I think really two things happened. One was that Governor [Martin] O’Malley really got involved in the campaign, but the big one was that our long-term effort to really engage the White House and President Obama came to fruition, you know not long before the election and President Obama made his statement in support of same-sex marriage, and within twenty-four hours, polling support for marriage among black voters in Maryland went up by twenty points. I mean, it was the biggest single day increase I’ve ever seen anywhere and I think it contributed just in a very great way.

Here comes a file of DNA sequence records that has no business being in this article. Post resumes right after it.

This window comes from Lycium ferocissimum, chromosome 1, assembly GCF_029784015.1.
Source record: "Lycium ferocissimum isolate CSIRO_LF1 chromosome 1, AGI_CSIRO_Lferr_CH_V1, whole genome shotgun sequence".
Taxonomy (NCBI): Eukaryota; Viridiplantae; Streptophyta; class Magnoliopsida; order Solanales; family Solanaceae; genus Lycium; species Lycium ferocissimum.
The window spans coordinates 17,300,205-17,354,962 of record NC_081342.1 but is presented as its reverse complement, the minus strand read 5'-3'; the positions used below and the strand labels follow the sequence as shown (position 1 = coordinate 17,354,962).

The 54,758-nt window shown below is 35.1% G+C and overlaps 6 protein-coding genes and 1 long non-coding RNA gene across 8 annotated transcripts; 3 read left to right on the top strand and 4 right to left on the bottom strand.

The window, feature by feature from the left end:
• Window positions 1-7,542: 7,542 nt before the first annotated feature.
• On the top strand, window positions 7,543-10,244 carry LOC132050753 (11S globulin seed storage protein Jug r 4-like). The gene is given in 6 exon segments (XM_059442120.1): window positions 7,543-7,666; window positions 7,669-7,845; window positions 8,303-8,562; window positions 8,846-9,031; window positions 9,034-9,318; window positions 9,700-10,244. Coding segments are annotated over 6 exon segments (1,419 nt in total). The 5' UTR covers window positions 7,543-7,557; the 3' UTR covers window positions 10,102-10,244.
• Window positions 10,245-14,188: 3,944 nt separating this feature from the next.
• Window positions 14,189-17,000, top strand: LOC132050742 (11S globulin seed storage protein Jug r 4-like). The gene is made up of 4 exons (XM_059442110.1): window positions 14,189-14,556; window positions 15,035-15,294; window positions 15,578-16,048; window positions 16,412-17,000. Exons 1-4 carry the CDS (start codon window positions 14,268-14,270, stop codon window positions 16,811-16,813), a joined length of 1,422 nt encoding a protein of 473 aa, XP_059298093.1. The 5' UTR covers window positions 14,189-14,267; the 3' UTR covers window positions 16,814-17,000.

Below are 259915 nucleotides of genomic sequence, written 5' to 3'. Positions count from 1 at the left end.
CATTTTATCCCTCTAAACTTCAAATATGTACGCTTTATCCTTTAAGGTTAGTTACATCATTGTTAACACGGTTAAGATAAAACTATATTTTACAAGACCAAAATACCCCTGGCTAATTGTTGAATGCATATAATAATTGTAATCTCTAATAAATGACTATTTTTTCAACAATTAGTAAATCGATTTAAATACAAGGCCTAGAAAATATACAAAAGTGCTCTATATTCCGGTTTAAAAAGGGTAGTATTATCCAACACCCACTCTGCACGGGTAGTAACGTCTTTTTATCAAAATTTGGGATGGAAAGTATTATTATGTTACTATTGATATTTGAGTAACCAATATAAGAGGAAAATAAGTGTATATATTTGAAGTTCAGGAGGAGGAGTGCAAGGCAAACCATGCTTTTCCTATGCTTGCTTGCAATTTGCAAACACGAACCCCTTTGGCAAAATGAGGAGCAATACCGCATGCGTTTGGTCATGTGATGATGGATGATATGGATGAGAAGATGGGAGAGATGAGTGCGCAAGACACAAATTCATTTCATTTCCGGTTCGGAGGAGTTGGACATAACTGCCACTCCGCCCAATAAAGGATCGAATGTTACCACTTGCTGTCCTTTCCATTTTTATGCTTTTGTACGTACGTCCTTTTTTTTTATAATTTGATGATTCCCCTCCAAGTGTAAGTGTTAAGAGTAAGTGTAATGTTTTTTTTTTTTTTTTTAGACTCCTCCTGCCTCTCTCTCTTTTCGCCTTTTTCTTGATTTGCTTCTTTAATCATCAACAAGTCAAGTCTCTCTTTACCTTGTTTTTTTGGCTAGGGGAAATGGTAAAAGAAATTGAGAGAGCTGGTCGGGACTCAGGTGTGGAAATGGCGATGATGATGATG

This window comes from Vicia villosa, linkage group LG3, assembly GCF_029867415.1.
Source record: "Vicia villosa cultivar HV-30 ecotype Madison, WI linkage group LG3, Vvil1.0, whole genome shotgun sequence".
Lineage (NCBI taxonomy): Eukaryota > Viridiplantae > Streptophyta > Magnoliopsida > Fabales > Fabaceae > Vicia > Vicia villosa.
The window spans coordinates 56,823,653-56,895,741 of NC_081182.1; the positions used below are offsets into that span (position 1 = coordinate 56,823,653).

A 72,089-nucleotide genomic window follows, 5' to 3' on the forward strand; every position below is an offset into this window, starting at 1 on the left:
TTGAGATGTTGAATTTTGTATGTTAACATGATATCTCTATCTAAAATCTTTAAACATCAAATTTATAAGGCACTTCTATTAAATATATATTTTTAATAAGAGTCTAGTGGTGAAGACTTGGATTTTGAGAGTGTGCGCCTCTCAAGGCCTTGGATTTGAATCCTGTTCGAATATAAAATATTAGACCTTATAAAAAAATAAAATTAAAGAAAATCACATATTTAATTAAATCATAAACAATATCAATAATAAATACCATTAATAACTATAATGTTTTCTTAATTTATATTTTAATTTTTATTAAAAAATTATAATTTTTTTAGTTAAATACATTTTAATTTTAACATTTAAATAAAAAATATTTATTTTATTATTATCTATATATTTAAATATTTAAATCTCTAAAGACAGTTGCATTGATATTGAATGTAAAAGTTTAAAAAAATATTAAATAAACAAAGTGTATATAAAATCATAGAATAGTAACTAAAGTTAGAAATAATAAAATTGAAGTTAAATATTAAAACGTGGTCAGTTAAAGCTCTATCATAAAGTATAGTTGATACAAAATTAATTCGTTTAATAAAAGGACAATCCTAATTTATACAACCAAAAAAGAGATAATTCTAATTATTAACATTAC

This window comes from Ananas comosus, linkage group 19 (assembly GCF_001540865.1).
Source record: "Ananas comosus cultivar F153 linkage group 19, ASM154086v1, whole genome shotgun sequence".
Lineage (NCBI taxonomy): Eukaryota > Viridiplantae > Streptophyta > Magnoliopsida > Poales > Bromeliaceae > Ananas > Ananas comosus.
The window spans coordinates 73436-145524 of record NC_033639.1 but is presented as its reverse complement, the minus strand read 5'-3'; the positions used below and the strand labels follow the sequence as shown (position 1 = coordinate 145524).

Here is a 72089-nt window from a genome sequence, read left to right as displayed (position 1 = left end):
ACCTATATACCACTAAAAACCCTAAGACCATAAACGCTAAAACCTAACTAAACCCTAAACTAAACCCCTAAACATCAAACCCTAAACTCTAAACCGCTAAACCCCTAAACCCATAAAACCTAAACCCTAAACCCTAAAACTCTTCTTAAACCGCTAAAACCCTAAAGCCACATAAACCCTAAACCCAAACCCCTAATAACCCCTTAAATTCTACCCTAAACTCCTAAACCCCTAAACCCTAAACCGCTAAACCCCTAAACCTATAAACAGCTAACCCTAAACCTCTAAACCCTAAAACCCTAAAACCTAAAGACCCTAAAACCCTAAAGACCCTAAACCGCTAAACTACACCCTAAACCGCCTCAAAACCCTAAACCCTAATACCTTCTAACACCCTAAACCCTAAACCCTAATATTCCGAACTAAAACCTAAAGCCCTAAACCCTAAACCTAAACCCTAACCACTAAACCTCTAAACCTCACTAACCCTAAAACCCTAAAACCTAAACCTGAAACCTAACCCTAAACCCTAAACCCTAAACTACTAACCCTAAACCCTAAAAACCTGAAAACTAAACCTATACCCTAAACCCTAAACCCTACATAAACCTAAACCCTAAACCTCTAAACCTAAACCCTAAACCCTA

By 2015, 37 states had legalized same-sex marriage, but it would not be a federal right until the Supreme Court case of Obergefell v. Hodges, which argued that same-sex marriage was a right under the Fourteenth Amendment’s Due Process Clause and Equal Protection Clause. On June 26, 2015, the Supreme Court announced its ruling: same-sex marriage was guaranteed as a fundamental right. The same night, the White House was bathed in rainbow lights, an unmistakable show of support for the ruling. Jo Deutsch, Freedom to Marry’s federal director from 2011-2015, recounted this event: